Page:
Breaking from the horizontal convention made sense since the majority of roadmaps were gantt charts, with horizontally navigation. This was a differentiator but also served in usability.
Usability studies showed that users favored a vertical scroll for its natural ergonomics. A timeline that was vertical had more natural interaction, more visible real-estate (optimized for mobile), and a huge feature request: zoom. Users needed to quickly zoom in and zoom out, seeing the big picture and small details which one click.
A series of "How might we" questions guided the design:
- HMW auto-track project activity from multiple platforms for a contractor?
- HMW help clients understand the project’s process?
- HMW avoid breaking flow / adding distration?
On the left is the iterations of input event to the timeline. The right is iterations of the add functions interaction.
For every solution we found on the vertical timeline, there were 5 other problems.
Problems included: How is time read, chronologically or reversed? Does padding between two dates represent time or does padding have no meaning? How do multiple milestones for one day work? How do integrations get added on an individual milestone, versus employed upon the entire timeline?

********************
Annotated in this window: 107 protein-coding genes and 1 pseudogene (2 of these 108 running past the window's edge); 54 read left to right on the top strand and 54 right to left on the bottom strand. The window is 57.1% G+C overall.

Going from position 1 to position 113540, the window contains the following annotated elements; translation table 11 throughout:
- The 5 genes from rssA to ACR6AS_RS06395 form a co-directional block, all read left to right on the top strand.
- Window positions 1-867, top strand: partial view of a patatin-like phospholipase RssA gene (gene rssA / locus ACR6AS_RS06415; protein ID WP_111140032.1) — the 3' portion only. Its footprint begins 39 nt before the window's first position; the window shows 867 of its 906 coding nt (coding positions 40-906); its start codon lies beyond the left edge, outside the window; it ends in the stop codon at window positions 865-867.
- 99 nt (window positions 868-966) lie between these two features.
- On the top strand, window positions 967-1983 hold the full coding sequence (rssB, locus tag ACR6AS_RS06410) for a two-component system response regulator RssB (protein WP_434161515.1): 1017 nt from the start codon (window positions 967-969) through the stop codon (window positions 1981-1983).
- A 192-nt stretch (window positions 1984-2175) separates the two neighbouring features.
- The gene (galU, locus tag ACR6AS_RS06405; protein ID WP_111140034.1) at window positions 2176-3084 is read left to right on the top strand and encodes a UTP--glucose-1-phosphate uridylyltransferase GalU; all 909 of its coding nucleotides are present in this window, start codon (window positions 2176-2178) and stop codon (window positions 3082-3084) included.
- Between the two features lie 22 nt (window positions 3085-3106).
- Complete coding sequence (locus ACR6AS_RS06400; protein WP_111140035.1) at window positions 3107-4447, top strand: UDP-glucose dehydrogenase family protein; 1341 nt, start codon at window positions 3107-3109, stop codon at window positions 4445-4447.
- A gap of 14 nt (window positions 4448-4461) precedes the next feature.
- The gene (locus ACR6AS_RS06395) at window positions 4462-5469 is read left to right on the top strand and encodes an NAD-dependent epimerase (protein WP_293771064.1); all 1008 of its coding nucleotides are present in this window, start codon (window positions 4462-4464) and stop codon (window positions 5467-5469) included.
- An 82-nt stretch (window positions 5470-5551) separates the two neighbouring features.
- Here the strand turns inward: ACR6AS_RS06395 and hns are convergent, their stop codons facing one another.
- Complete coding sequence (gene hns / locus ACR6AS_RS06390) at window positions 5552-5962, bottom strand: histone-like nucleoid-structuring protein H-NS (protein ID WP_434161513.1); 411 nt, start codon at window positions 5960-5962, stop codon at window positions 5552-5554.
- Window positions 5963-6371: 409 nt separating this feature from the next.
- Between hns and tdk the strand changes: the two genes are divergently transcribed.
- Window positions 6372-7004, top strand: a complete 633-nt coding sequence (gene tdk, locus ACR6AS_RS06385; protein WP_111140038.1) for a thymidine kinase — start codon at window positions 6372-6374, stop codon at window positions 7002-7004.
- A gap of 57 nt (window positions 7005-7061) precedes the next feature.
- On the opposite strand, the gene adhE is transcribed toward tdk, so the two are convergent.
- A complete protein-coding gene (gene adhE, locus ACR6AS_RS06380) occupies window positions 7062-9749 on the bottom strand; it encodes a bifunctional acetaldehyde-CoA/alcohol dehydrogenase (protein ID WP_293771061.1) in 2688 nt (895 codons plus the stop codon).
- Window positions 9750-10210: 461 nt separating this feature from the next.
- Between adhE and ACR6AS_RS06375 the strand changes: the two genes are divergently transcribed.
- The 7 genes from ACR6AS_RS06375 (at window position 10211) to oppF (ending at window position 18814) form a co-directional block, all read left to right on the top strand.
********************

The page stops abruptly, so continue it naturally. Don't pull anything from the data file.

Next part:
Screenshot of a screencast during a usability test
We found critical errors after weeks of usability testing. We video recorded every test and went back through it.
Principle helped make prototypes quickly. The prototypes weren't full functioning but we just needed to complete a flow and that worked fine.
Early explorations of desktop UI
Once we fixed the UX errors, we built a live prototype using Meteor.js (a powerful testing bed for rapid prototypes)
View live demo at https://bit.ly/2VjyQtr
We learned users interacting in unique ways with our prototype. For example, when someone wanted to do an IFTTT, they would use brackets. If they wanted to tag a stage, they would use parenthesis. We could use this to design how integrations and tagging worked.
Iterations of the timeline with events and integrations
Questions emerged from these statements like: who to market to, what type of freelancer, who would pay, what features are essential for v1.
We found that we could make prototypes for testing desirability and usefulness of the product using facebook ads, social media launches (betalist), and interviews.
With our prototypes, we were also interested in adoption, and gauging desirability and usefulness. We made a series of ads to A/B test different messaging sequences.
Screen shots of the various marketing prototypes (not testing the actual product) that informed the messaging and value offered. We made a decision and wanted to gauge the desirability so we made a series of facebook ads. Those ads further taught us what was valuable about the product.